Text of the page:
Cryptic tonsils immediately following surgical removal (bilateral tonsillectomy).
Tonsillectomy is a surgical procedure in which both palatine tonsils (hereafter called "tonsils") are removed from a recess in the side of the pharynx called the tonsillar fossa. The procedure is mainly performed for recurrent or chronic sore throat (sometimes labelled tonsillitis) and for sleep-disordered breathing including obstructive sleep apnea and snoring. It is also carried out more rarely for peritonsillar abscess, PFAPA (Periodic Fever, Aphthous stomatitis, Pharyngitis and Adenitis), guttate psoriasis, nasal airway obstruction, tonsil cancer and diphtheria carrier state. For children, tonsillectomy is usually combined with an adenoidectomy, which is the removal of the adenoid (also known as the "pharyngeal tonsil" or "nasopharyngeal tonsil"). The combination of these two procedures is called an "adenotonsillectomy" or simply "T&A". Adenoidectomy is uncommon in adults in whom the adenoid is much smaller than in children and rarely causes symptoms.
Tonsillectomy is controversial as its benefits are only modest and temporary whereas the operation has recognised hazards (including deaths). There are also strong indications that tonsillectomy compromises the immune system in the long run, especially when performed at a young age. For example, there is evidence that tonsillectomy is associated with an increased risk of cancer, autoimmune diseases, infectious diseases, respiratory diseases, allergic diseases and is linked to higher mortality rates.
Tonsillectomy is nowadays performed much less frequently than in the 1950s through 1970s and although rates are still declining, it remains a common surgical procedure in children in the United States and several other western countries.
- 1 History
- 2 Medical uses
- 2.1 Effectiveness
- 2.2 Overtreatment with tonsillectomy
- 2.3 Mortality and serious complications following tonsillectomy
- 2.4 Long term safety of tonsillectomy
- 3 Surgical procedure
- 4 Post-operative care
- 5 Image gallery
- 6 See also
- 7 References
- 8 Further reading
- 9 External links
Tonsillectomies have been practiced for over 2,000 years, with varying popularity over the centuries. The procedure is claimed in some books as "Hindu medicine" about 1000 BCE (non-evidence based literature). Others refer to it as cleaning of tonsil using the nail of the index finger. Roughly a millennium later the Roman aristocrat Aulus Cornelius Celsus (25 BCE – 50 CE) described a procedure whereby using the finger (or a blunt hook if necessary), the tonsil was separated from the neighboring tissue before being cut out. Galen (121–200 CE) was the first to advocate the use of the surgical instrument known as the snare, a practice that was to become common until Aetius (490 CE) recommended partial removal of the tonsil, writing "Those who extirpate the entire tonsil remove, at the same time, structures that are perfectly healthy, and, in this way, give rise to serious Hæmorrhage". In the 7th century Paulus Aegineta (625–690) described a detailed procedure for tonsillectomy, including dealing with the inevitable post-operative bleeding. 1,200 years pass before the procedure is described again with such precision and detail.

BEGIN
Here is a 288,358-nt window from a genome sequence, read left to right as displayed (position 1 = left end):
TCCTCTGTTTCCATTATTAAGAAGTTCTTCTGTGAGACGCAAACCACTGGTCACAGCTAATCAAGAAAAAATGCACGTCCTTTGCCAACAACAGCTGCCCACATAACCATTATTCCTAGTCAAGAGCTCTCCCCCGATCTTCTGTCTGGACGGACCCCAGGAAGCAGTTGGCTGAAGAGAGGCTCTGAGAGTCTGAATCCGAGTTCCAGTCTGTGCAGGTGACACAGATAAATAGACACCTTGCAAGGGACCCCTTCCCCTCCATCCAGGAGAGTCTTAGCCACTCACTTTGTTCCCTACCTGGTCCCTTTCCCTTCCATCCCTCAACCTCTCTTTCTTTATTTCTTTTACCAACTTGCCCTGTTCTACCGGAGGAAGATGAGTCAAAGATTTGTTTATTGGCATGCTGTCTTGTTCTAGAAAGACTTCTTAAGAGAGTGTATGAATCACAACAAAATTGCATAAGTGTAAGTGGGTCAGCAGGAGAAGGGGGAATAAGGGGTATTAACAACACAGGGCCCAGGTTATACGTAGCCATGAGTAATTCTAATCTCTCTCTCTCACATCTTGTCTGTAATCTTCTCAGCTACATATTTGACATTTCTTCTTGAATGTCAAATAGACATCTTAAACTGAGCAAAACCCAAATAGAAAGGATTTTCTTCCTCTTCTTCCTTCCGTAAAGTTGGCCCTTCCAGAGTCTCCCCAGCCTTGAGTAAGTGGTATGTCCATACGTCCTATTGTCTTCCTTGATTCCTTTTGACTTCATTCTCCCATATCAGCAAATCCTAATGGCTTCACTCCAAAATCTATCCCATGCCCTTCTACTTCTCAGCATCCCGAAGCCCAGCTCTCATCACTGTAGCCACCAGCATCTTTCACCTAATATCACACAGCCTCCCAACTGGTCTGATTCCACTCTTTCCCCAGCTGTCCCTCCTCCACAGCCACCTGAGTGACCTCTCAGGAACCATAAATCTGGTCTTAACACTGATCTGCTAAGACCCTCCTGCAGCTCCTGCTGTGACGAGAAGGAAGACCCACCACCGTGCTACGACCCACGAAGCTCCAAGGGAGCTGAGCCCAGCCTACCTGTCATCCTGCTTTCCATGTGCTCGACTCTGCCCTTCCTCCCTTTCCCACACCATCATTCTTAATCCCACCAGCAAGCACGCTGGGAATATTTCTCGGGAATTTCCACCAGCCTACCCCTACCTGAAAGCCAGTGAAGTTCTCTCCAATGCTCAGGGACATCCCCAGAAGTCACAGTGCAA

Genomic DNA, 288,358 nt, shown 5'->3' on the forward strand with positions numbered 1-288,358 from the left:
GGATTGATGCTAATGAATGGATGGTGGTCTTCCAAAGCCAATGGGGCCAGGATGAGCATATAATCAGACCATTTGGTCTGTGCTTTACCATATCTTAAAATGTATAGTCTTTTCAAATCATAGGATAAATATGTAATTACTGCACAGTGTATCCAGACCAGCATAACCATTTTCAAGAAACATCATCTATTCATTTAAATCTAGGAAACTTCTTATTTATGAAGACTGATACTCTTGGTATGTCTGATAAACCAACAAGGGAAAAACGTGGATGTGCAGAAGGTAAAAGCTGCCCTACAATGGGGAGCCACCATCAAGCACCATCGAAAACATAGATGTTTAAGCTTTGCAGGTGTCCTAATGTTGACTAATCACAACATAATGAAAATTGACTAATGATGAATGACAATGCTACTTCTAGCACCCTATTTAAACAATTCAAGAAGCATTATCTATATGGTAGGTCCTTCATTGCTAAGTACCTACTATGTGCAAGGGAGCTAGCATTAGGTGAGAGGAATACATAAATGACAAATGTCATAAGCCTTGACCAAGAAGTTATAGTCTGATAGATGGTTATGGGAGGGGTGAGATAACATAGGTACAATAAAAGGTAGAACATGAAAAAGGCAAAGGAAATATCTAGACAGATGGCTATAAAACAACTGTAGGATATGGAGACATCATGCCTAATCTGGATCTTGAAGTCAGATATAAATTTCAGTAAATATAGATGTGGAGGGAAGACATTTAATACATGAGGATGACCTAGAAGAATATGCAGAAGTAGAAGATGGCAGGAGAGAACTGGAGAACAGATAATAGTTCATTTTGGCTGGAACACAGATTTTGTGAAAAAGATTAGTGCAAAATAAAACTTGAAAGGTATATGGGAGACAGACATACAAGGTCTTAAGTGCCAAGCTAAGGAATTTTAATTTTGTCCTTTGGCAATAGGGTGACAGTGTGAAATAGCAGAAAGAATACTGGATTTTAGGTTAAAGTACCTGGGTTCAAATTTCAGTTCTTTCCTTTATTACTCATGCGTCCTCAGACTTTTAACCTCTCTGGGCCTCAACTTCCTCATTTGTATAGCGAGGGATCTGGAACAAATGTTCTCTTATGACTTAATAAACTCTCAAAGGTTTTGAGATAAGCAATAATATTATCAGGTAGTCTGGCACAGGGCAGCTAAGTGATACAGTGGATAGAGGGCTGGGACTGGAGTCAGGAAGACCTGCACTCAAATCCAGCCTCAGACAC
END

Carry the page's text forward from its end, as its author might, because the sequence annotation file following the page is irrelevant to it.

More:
The Middle Ages saw tonsillectomy fall into disfavor; Ambroise Pare (1509) wrote it to be "a bad operation" and suggested a procedure that involved gradual strangulation with a ligature. This method was not popular with the patients due to the immense pain it caused and the infection that usually followed. Scottish physician Peter Lowe in 1600 summarized the three methods in use at the time, including the snare, the ligature, and the excision. At the time, the function of the tonsils was thought to be absorption of secretions from the nose; it was assumed that removal of large amounts of tonsillar tissue would interfere with the ability to remove these secretions, causing them to accumulate in the larynx, resulting in hoarseness. For this reason, physicians like Dionis (1672) and Lorenz Heister censured the procedure.